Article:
Where do our human rights come from?
The idea that human beings should have a set of basic rights and freedoms has deep roots in Britain.
Here are some of the national and international milestones that have shaped the concept of human rights in Britain over the last 800 years.
Magna Carta 1215
This English Charter acknowledged for the first time that subjects of the crown had legal rights and that laws could apply to kings and queens too. The Magna Carta was also the first step in giving us the right to a trial by a jury of our peers.
Habeas Corpus Act 1679
Another crucial step towards the right to a fair trial, this law protected and extended the right of a detained person to go before a judge to determine whether the detention was legal.
English Bill of Rights 1689
The Bill was a landmark moment in the political history of Britain because it limited the powers of the monarch and set out the rights of Parliament. It included the freedom to petition the monarch (a step towards political protest rights); the freedom from cruel and unusual punishments (the forerunner to the ban on torture contained in our Human Rights Act) and the freedom from being fined without trial.
Universal Declaration of Human Rights 1948
The Declaration is the foundation for modern human rights. After the Second World War, the international community recognised the need for a collective expression of human rights. Adopted by the General Assembly of the United Nations in 1948, the Declaration sets out a range of rights and freedoms to which everyone, everywhere in the world, is entitled.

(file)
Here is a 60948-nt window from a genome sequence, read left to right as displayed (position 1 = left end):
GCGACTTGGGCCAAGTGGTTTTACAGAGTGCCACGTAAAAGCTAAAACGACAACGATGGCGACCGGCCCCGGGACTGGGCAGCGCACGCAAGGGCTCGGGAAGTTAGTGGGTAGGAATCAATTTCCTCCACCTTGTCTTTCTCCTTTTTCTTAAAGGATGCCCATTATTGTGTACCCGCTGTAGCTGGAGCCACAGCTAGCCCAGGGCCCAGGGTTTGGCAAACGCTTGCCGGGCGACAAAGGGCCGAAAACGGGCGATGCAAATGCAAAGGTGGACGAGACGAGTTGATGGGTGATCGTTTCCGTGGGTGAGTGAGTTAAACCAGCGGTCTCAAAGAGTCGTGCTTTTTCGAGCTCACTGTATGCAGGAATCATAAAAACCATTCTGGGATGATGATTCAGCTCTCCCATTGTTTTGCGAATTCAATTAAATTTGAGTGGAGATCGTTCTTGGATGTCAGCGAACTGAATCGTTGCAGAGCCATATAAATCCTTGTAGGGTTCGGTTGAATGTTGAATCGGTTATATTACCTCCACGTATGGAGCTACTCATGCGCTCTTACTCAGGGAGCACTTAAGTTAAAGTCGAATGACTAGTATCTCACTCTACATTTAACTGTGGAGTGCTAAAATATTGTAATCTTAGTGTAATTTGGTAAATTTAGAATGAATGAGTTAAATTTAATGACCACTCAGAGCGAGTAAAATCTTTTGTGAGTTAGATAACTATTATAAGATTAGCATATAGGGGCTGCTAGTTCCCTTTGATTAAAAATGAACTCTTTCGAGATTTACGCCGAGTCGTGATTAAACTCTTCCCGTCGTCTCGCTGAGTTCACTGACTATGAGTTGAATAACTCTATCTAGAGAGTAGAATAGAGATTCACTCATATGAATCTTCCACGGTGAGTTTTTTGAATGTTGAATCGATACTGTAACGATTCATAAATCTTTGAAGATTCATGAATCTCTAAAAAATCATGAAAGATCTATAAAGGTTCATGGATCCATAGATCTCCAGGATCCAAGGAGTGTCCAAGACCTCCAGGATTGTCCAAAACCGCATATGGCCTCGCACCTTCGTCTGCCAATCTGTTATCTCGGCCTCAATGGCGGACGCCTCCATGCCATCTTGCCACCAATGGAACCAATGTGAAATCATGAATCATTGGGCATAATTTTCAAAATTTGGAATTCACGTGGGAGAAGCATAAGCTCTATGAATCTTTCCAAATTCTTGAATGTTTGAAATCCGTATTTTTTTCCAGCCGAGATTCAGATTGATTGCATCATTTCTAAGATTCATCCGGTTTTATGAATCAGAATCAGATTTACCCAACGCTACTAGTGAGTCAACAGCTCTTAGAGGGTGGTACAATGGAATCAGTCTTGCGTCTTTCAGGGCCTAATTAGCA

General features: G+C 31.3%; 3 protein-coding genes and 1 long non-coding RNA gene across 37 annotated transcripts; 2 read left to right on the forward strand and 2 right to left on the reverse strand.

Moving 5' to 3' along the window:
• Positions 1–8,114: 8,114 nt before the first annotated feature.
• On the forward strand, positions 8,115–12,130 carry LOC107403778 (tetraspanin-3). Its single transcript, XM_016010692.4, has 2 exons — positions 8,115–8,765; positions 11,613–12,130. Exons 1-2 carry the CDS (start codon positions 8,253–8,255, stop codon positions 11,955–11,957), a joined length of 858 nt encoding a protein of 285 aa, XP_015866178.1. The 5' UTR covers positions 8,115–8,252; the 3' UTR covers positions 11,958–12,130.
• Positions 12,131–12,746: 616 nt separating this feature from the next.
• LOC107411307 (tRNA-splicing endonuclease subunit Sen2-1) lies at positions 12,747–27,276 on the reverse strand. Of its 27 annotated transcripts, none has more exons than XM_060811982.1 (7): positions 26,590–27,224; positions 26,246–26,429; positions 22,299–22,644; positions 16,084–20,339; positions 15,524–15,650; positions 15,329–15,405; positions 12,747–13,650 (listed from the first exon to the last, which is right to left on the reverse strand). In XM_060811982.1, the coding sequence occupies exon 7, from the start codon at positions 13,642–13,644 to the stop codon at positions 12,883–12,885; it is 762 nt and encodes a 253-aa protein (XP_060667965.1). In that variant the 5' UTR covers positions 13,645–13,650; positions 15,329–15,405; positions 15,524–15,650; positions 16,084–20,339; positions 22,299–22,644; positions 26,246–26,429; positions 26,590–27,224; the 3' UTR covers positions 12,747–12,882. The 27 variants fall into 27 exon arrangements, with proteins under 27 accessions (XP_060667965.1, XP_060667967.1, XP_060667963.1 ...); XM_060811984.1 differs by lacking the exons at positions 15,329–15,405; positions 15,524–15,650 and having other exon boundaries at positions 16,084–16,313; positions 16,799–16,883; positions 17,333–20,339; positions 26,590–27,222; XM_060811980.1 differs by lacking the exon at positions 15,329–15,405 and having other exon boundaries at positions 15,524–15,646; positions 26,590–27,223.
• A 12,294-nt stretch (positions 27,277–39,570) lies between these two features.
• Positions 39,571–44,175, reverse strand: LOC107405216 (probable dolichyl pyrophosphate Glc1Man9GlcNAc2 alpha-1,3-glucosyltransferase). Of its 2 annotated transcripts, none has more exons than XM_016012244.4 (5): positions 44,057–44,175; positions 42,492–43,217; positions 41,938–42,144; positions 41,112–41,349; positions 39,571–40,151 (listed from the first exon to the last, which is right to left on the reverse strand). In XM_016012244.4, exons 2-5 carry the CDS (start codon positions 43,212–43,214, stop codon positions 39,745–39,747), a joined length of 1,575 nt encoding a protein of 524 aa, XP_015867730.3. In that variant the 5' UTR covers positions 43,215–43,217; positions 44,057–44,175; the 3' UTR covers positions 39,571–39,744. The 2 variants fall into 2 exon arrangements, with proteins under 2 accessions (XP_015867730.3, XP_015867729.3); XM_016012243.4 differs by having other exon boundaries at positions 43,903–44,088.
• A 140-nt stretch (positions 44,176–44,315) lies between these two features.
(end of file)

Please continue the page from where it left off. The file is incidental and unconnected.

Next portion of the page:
The European Convention on Human Rights 1950
Members of the Council of Europe used the Universal Declaration of Human Rights to draw up this treaty to secure basic rights both for their own citizens and for other nationalities within their borders. The Convention was signed in Rome in 1950, ratified by the UK in 1951 and came into force in 1953. Unlike the Universal Declaration, the European Convention contains rights which can be relied on in a court of law.
Race Relations Act 1965
This was the first legislation in the UK to address racial discrimination. Although it was criticised because it only covered discrimination in specified public places, the Act laid the foundations for more effective legislation. It also set up the Race Relations Board to consider complaints brought under the Act.
International Convention on the Elimination of All Forms of Racial Discrimination 1965
This was the first human rights treaty adopted by the United Nations (UN). The Convention defines what constitutes race discrimination and sets out a comprehensive framework for ensuring that civil, political, economic and social rights are enjoyed by all, without distinction of race, colour, descent or national or ethnic origin. The International Convention on the Elimination of All Forms of Racial Discrimination (CERD) is the international human rights treaty that sets out a comprehensive framework for ensuring that civil, political, economic and social rights are enjoyed by all, without distinction of race, colour, descent or national or ethnic origin. The UK ratified CERD in 1969.
UK signs up to the European Court of Human Rights 1966